One of the challenges I have faced as a 30-something is fashion. It’s pretty obvious what to wear in your teens and 20’s (just about anything you like) but in your 30’s you don’t necessarily want to wear a bejeweled shirt that says “Juicy” (at least I don’t) on the weekends.
I want to be age appropriate (and be taken seriously at the office) but I don’t want to look like I’ve begun to wear Alfred Dunner with orthopedic shoes. It doesn’t seem like I can get away with a lot current fashions without looking like I am going through a midlife crisis. This goes double for the sky-high platform shoes the teens and 20-somethings seem to adore.
During my high school years I worked for a shoe store and there were just certain brands that no one under age 65 ought to wear. It was pretty much understood by the brand name because the shoes consistently appeared more comfortable than stylish. (Read: I had sold several pairs to the elderly members of the Sisters of Mercy.)
Recently, though, I was shoe shopping for a friend’s wedding and-to my horror-found myself gravitating to those particular shoe brands. Granted, the brands were pretty stylish all of a sudden but the thought of possibly showing up at a wedding with the same pair of shoes as the bride’s grandmother was a concern.
But were they stylish or am I just getting old? I figure the minute I considered a pair of shoes by a brand called “Fitzwell,” (Get it? Fits well!) I was pretty much doomed. In my defense the “young” pumps currently in style tend to have towering heels of 4 to 5 inches (yikes!). There didn’t seem to be a lot of options at the median of “old lady shoes” and “helllloooo up there!” I was determined to dance at this wedding so there was no way I was going with the latter.
So, I enlisted a panel of my best shoe critics to make sure I didn’t show up at a social event wearing a pair of matronly pumps before my time. After about 100 pairs of shoes (no exaggeration), countless e-mails, and a few gratuitous runway walks in my kitchen, I settled on a pair from Chinese Laundry. They were stylish with a touch of sparkle as well as shockingly comfortable thanks to a manageable 2 1/2 inch heel. They even passed the kitchen runway walk test with the narrow heels making a pleasant tapping sound as I walked.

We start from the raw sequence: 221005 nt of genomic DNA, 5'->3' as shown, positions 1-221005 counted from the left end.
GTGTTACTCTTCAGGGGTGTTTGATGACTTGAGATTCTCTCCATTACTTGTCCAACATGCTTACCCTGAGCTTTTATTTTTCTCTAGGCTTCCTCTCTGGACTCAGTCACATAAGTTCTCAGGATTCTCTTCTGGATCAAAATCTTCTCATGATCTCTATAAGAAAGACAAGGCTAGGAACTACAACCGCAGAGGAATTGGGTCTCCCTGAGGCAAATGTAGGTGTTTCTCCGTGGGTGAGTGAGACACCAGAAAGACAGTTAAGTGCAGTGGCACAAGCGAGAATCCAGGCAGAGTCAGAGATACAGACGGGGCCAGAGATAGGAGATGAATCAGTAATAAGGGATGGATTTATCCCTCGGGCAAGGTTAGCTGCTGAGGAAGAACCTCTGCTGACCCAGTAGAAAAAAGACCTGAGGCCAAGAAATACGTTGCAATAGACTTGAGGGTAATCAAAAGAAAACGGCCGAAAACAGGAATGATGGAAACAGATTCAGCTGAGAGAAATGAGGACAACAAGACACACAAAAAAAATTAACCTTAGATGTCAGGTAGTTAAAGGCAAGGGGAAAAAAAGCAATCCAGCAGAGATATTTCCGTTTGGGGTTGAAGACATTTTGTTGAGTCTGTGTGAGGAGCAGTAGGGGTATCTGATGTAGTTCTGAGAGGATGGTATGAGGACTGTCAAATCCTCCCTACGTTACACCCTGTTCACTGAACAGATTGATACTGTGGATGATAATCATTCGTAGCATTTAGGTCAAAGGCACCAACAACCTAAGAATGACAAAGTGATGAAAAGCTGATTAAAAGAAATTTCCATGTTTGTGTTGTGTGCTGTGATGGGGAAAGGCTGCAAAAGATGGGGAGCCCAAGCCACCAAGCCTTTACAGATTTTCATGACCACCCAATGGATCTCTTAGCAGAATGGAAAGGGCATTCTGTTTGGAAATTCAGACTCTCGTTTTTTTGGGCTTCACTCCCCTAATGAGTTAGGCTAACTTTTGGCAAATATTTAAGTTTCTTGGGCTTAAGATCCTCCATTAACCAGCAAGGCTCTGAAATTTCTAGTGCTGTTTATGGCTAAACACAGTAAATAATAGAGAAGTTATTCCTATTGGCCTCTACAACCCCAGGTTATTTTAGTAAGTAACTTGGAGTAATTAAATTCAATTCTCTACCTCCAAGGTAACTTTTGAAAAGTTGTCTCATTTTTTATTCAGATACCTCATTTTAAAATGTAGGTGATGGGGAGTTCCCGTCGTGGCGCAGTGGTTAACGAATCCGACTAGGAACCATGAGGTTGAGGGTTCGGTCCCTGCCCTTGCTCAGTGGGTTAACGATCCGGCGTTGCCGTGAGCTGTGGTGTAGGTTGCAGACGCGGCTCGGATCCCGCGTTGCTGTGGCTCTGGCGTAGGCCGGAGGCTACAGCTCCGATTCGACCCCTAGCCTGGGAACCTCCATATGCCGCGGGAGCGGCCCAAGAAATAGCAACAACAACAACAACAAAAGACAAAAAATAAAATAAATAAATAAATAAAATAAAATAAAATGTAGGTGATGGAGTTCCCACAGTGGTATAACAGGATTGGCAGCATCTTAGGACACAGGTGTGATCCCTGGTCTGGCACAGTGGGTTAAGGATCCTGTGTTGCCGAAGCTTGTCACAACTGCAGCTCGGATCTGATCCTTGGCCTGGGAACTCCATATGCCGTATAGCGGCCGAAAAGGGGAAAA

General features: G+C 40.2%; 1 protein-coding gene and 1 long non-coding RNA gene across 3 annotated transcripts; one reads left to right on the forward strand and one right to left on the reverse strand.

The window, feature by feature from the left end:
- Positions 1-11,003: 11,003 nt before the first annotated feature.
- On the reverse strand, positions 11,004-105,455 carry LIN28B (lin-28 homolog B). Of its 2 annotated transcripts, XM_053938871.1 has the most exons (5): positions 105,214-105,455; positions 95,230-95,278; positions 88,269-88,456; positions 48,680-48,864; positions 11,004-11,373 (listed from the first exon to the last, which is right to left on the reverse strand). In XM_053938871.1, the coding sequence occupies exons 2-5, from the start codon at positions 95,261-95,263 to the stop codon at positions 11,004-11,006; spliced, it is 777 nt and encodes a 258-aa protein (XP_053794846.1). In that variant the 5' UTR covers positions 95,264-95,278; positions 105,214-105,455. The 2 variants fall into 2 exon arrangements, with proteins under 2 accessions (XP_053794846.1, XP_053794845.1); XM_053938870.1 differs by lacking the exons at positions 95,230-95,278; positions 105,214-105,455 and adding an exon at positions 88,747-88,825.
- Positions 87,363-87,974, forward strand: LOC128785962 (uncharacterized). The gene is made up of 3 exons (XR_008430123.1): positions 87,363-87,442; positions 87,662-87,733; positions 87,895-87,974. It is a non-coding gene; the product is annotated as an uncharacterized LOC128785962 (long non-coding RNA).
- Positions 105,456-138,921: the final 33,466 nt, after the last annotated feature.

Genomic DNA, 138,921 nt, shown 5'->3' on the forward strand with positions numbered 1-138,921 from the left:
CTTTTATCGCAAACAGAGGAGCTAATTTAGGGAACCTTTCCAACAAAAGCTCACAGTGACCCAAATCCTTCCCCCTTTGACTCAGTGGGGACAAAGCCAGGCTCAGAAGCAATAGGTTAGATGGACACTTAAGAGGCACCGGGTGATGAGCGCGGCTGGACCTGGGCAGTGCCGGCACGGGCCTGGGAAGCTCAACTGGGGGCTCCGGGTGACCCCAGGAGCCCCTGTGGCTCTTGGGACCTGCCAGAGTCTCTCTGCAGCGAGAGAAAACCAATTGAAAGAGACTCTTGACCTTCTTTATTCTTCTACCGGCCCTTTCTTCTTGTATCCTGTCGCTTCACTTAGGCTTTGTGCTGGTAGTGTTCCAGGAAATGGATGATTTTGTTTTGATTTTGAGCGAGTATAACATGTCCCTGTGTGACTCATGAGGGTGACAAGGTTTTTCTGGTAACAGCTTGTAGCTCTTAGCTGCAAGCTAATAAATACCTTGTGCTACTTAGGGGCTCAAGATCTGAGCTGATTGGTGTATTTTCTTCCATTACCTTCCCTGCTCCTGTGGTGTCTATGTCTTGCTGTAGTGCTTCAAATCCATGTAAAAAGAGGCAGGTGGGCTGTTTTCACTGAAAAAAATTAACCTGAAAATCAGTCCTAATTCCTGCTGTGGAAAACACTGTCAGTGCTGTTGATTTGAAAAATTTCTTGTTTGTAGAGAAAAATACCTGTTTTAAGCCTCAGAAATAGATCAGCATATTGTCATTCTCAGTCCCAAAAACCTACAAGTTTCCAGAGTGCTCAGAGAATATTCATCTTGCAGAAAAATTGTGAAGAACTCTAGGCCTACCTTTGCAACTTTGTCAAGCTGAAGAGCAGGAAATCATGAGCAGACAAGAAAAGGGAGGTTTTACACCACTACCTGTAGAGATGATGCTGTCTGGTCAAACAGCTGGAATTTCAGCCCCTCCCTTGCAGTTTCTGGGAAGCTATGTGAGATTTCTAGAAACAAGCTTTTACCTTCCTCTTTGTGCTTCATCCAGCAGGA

The big day arrived and I was pretty pleased with my outfit. This was one of the few weddings where I could really dress up so I took full advantage pairing my shoes with a silver clutch. I even straightened my hair. (The officiating pastor didn’t recognize me. Go figure!)
The ceremony took place in a gorgeous chapel built about 100 years ago that happened to have fantastic acoustics. Fortunately, all the guests were still arriving as I tap-tapped to my seat without drawing attention to myself. Then the bride and groom’s mothers were escorted to the front of the chapel at the start of the ceremony.
Tap, tap, tap…
The sound was very noticeable in the hushed room and oddly familiar. Of course, I was too busy with the package of tissues in my purse to really care. I told myself I wasn’t going to cry but I did. The bride was so very beautiful and I’ve known her since she was barely a teenager!
Well, we get to the reception and the groom’s mother-who is a very stylish woman about 20 years my senior-sits down beside me to say “hello.” As she crossed her legs I caught the familiar gleam of rhinestones out of the corner of my eye. Guess what? After all of that agonizing over my darn shoes I still showed up in the same shoes (albeit in a different color) as the mother of the groom. And they looked awesome on both of us. (I wish I had gotten a picture!)
Moral of the story: Wear what you like.
Of course, I’m still not wearing that “Juicy” t-shirt or the sky-high heels. I know my limits.